However, not all derived freshwater populations are equally resistant. On Vancouver Island in British Columbia, Gosling Lake (Gos) stickleback are heavily infected by cestodes (50–80% of fish, per year, from 10years of observations). In contrast, the cestode is absent in stickleback from nearby Roberts Lake (Rob) over the same period of time (18km away) (29). The first host (copepods) and terminal hosts (piscivorous birds, mostly loons, and mergansers) are common in both lakes. Diet data from both lakes shows that Rob and Gos fish consume copepods at an equal rate (29, 30). The difference in infection rates is therefore not likely to be merely ecological. Accordingly, Weber et al. (29) used experimental infections to confirm that Rob fish are more resistant to infection than Gos fish. In the lab, cestodes infect Rob and Gos stickleback at statistically indistinguishable rates, but Rob fish greatly reduce cestode growth (by two orders of magnitude). Rob fish are able to subsequently kill established cestodes by initiating peritoneal fibrosis which sometimes leads to the formation of a cyst and cestode death. While the mechanism underlying this cestode growth suppression and killing is uncertain, potential correlates are suggestive. Lab-reared Rob fish (or, F1 hybrids with a Rob dam, i.e., mother) have a higher granulocyte:lymphocyte ratio following infection. In Rob fish, a higher fraction of the granulocytes generate reactive oxygen species (ROS), and these constitutively produce more ROS than cells from Gos fish. ROS is thought to damage the cestode tegument, and ROS production was negatively correlated with cestode growth. This higher ROS production by Rob fish is constitutive rather than induced by infection (29).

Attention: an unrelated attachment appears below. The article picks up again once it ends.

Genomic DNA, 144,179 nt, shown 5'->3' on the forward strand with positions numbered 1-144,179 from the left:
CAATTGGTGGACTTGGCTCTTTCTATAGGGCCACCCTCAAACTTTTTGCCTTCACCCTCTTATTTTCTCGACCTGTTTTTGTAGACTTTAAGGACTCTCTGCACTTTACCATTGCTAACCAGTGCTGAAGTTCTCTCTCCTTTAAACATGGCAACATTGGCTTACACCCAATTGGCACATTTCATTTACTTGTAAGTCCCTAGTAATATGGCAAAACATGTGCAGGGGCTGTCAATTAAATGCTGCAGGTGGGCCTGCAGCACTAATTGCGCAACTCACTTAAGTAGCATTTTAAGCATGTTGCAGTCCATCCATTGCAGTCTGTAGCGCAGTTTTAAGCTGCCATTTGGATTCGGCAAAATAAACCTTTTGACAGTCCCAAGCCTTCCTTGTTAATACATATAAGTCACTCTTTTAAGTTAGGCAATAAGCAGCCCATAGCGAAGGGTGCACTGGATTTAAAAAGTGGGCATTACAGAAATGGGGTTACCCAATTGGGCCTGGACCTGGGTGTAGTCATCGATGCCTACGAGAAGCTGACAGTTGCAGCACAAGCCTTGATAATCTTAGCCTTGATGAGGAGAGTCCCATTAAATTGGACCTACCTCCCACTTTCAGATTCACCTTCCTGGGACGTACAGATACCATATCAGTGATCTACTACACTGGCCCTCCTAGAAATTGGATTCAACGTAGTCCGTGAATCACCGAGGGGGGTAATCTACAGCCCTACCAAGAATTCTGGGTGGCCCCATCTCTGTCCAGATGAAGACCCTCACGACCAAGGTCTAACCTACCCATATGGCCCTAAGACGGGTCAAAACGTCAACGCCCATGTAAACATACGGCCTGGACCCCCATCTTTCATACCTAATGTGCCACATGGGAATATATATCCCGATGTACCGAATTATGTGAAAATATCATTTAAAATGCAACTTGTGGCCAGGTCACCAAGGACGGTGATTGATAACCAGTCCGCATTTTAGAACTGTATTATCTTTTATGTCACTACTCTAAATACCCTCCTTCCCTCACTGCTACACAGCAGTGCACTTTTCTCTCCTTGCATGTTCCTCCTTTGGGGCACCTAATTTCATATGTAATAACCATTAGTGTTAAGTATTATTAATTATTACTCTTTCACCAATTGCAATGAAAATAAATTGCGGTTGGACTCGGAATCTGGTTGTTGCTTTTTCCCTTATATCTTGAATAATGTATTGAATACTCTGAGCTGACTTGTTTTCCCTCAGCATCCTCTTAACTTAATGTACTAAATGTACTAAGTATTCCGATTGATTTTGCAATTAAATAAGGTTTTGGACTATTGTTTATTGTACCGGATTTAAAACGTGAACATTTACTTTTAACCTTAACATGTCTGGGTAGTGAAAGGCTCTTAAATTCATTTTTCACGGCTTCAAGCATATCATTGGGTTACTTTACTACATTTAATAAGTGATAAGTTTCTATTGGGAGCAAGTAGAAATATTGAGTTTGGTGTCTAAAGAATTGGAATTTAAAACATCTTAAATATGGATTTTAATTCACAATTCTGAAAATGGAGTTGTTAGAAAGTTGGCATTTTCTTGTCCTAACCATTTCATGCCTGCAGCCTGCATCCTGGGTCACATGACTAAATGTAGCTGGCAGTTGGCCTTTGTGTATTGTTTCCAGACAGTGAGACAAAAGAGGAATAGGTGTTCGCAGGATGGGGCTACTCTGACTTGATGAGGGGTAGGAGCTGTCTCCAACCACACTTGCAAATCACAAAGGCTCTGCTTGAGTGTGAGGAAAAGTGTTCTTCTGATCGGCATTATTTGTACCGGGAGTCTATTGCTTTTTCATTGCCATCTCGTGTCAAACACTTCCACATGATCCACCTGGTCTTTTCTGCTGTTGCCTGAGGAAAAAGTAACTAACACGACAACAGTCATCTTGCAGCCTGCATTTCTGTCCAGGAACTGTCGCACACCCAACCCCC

Given the immune phenotypes that differ between Rob and Gos stickleback, we hypothesized that these populations would exhibit constitutive and infection-induced differences in gene expression. Furthermore, we expected these differences to involve differential expression of immune genes, particularly those involved in ROS production and fibrosis. To test these hypotheses, we quantified gene expression of head kidneys from lab-reared Rob and Gos stickleback from three treatments: control, exposed but uninfected, and infected by S. solidus. We tested for: (i) genes whose expression differs constitutively between populations, (ii) genes which are involved in general responses to cestodes shared by both host populations, and (iii) genes whose expression depends on the interaction between host population and infection status. Genes whose expression depends on an interaction between population and infection status are prime candidates for explaining how these populations respond differently to cestodes, ultimately resulting in significantly different parasite burdens. Additionally, we tested for correlations between modules of coexpressed genes and immune phenotypes (e.g., ROS production or granulocyte:lymphocyte ratio). The number of correlated suites of genes and their correlations with various immune phenotypes can give insight into pathway level phenotypes for further study. In particular, we wish to know whether cestode establishment and cestode growth are correlated with similar or different gene expression modules, implying a shared or separate immunological cause.